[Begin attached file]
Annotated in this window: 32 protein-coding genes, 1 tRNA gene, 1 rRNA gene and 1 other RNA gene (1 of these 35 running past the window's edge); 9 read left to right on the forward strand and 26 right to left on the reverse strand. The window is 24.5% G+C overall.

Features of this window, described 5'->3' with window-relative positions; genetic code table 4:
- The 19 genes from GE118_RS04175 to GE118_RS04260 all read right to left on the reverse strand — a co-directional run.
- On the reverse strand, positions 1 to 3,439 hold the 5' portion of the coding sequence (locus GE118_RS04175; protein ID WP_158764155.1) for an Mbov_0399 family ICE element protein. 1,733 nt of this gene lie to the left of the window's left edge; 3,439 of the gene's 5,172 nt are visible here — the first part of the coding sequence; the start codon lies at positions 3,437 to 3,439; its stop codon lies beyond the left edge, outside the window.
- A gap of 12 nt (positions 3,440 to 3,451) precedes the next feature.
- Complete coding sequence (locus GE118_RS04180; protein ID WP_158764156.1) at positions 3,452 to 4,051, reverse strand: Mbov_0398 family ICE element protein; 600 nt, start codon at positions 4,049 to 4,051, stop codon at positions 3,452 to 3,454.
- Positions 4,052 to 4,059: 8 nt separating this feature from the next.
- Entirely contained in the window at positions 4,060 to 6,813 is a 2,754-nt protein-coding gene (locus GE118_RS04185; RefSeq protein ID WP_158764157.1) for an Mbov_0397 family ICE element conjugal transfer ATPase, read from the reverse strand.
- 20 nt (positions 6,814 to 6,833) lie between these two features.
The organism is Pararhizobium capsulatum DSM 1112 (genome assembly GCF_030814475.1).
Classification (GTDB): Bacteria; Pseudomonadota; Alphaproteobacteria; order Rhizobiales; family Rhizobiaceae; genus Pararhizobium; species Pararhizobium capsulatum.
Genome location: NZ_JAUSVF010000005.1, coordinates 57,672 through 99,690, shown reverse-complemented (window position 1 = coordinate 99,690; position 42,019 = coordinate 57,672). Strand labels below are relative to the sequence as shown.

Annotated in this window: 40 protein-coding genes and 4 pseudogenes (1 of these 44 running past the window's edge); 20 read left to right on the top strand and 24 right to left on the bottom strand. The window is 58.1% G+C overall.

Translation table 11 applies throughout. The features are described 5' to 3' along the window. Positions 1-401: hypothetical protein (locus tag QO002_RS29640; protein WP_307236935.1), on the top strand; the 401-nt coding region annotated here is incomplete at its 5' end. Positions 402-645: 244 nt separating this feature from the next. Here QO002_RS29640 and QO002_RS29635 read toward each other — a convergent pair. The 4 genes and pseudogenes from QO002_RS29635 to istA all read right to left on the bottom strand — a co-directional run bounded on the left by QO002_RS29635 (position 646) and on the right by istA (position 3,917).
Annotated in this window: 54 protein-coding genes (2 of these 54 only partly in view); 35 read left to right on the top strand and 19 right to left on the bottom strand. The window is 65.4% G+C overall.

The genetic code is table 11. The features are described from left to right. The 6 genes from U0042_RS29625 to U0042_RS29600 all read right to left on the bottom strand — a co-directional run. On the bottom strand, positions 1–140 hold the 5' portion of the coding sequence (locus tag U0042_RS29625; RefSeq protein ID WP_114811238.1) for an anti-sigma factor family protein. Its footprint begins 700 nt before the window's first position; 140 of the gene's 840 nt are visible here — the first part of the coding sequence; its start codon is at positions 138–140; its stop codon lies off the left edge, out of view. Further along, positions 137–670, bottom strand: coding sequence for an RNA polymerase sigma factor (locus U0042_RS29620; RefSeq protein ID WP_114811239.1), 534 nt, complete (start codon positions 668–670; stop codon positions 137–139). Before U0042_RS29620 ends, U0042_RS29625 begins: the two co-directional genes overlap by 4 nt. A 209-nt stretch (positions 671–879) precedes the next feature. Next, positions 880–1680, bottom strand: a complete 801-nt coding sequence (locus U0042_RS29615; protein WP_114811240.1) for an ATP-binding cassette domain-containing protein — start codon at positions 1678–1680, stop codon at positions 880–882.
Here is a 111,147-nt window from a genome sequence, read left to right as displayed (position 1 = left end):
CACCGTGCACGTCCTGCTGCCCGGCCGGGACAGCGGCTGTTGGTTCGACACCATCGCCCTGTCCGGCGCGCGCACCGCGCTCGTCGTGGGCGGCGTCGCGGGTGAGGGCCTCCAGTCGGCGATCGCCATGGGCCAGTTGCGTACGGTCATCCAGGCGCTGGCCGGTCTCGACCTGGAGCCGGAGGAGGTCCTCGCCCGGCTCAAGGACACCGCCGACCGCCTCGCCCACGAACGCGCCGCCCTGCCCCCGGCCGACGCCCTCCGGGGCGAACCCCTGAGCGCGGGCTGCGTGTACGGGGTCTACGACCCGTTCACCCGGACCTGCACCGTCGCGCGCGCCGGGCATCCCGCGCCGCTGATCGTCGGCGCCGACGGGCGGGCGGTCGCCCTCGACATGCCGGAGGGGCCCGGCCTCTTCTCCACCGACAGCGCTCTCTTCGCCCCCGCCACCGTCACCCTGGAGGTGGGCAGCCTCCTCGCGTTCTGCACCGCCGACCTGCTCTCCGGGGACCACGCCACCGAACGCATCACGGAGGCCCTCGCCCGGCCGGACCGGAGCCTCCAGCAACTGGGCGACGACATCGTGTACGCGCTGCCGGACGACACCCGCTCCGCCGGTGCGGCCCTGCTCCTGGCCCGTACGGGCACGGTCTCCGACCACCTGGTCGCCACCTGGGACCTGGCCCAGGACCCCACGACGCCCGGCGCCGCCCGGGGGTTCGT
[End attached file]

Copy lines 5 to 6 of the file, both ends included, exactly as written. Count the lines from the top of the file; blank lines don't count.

- A gap of 12 nt (positions 3,440 to 3,451) precedes the next feature.
- Complete coding sequence (locus GE118_RS04180; protein ID WP_158764156.1) at positions 3,452 to 4,051, reverse strand: Mbov_0398 family ICE element protein; 600 nt, start codon at positions 4,049 to 4,051, stop codon at positions 3,452 to 3,454.